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Ex-DOJ Official Jeffrey Clark in Jan. 6 Committee's Crosshairs as Contempt Vote Date Set

Newsweek logo Newsweek 11/29/2021 Lora Korpar
Jeffrey Clark, who aligned himself with former President Donald Trump after he lost the 2020 election, declined to be fully interviewed by a House committee investigating the Jan. 6 Capitol insurrection, ending a deposition after around 90 minutes on Friday, Nov. 5. Above, as acting assistant U.S. attorney general, Clark speaks as he stands next to Deputy Attorney General Jeffrey A. Rosen during a news conference at the Justice Department in Washington, Oct. 21, 2020. © Yuri Gripas/Pool via AP, File Jeffrey Clark, who aligned himself with former President Donald Trump after he lost the 2020 election, declined to be fully interviewed by a House committee investigating the Jan. 6 Capitol insurrection, ending a deposition after around 90 minutes on Friday, Nov. 5. Above, as acting assistant U.S. attorney general, Clark speaks as he stands next to Deputy Attorney General Jeffrey A. Rosen during a news conference at the Justice Department in Washington, Oct. 21, 2020.

A House committee investigating the January 6 Capitol insurrection will vote Wednesday to hold Jeffrey Clark, a former Justice Department lawyer, in contempt.

Clark aligned with former President Donald Trump when he falsely insisted the election results were not genuine. The Associated Press reported that the former Justice Department official appeared for a deposition November 5, but refused to answer any questions, partly due to Trump's legal attempts to block the investigation.

Clark is the latest former official the panel has sought charges for, with former White House aide Steve Bannon being indicted earlier this month on two federal counts of criminal contempt. The panel is also considering contempt charges for former White House Chief of Staff Mark Meadows, subpoenaing him in September but not interviewing him yet.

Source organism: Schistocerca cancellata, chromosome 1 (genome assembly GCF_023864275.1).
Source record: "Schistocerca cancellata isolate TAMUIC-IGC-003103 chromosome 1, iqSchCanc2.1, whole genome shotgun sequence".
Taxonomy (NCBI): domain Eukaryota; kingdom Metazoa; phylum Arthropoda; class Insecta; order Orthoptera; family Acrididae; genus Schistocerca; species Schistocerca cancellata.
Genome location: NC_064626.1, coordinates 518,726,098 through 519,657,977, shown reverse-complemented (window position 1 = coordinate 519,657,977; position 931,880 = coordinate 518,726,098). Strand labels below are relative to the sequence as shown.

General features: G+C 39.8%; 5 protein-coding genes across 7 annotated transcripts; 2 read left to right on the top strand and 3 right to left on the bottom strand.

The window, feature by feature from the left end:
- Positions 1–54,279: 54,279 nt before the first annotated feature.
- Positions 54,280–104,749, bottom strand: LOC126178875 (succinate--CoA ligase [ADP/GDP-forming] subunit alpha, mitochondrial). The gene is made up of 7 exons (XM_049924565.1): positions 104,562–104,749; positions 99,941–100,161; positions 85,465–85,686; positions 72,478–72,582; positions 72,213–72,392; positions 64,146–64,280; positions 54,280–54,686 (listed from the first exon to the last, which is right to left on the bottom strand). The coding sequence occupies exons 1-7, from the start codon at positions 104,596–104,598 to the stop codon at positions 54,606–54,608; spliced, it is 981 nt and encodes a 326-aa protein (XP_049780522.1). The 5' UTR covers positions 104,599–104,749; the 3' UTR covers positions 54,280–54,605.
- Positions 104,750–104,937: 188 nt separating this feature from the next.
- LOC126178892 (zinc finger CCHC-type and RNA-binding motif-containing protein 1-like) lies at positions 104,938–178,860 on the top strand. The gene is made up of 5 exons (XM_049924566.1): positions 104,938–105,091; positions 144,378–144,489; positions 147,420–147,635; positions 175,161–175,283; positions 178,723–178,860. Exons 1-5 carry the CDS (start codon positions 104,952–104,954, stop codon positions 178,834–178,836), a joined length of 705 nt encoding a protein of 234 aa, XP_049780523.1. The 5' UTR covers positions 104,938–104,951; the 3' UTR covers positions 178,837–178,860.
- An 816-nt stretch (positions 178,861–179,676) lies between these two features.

According to the AP, Clark's case could be more complicated than Bannon's because he appeared for the deposition and he, unlike Bannon, was still an official for the Trump administration on January 6.

A report by the Democrats on the Senate Judiciary Committee explained that Clark supported Trump's efforts to delegitimize and undo the election results. This caused him to clash with his Justice Department superiors. Trump considered promoting Clark to attorney general after this, but chose not to after several aides threatened to resign.

For more reporting from the Associated Press, see below:

Trump has sued to block the committee's work and has attempted to assert executive privilege over documents and interviews, arguing that his conversations and actions at the time should be shielded from public view.


Video: Jan. 6 committee to consider criminal contempt referral for ex-DOJ official (MSNBC)

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In a somewhat similar case, the Justice Department in 2015 declined to prosecute former IRS official Lois Lerner on contempt of Congress charges after Lerner delivered an opening statement at a hearing but then repeatedly declined to answer questions from lawmakers, citing her Fifth Amendment right to not incriminate herself.

This time, though, the Justice Department is considering the charges against a former administration official, not a current official. With little precedent to go on, it's unclear what the department will do.

Clark is one of more than 40 people the committee has subpoenaed so far. The committee's chairman, Mississippi Representative Bennie Thompson, wrote in Clark's subpoena that the committee's probe "has revealed credible evidence that you attempted to involve the Department of Justice in efforts to interrupt the peaceful transfer of power" and his efforts "risked involving the Department of Justice in actions that lacked evidentiary foundation and threatened to subvert the rule of law."

After Clark refused to answer questions, Thompson said it was "astounding that someone who so recently held a position of public trust to uphold the Constitution would now hide behind vague claims of privilege by a former president, refuse to answer questions about an attack on our democracy, and continue an assault on the rule of law."

Despite Trump's false claims about a stolen election—the primary motivation for the violent mob that broke into the Capitol and interrupted the certification of Biden's victory—the results were confirmed by state officials and upheld by the courts. Trump's own attorney general, William Barr, had said the Justice Department found no evidence of widespread fraud that could have changed the results.

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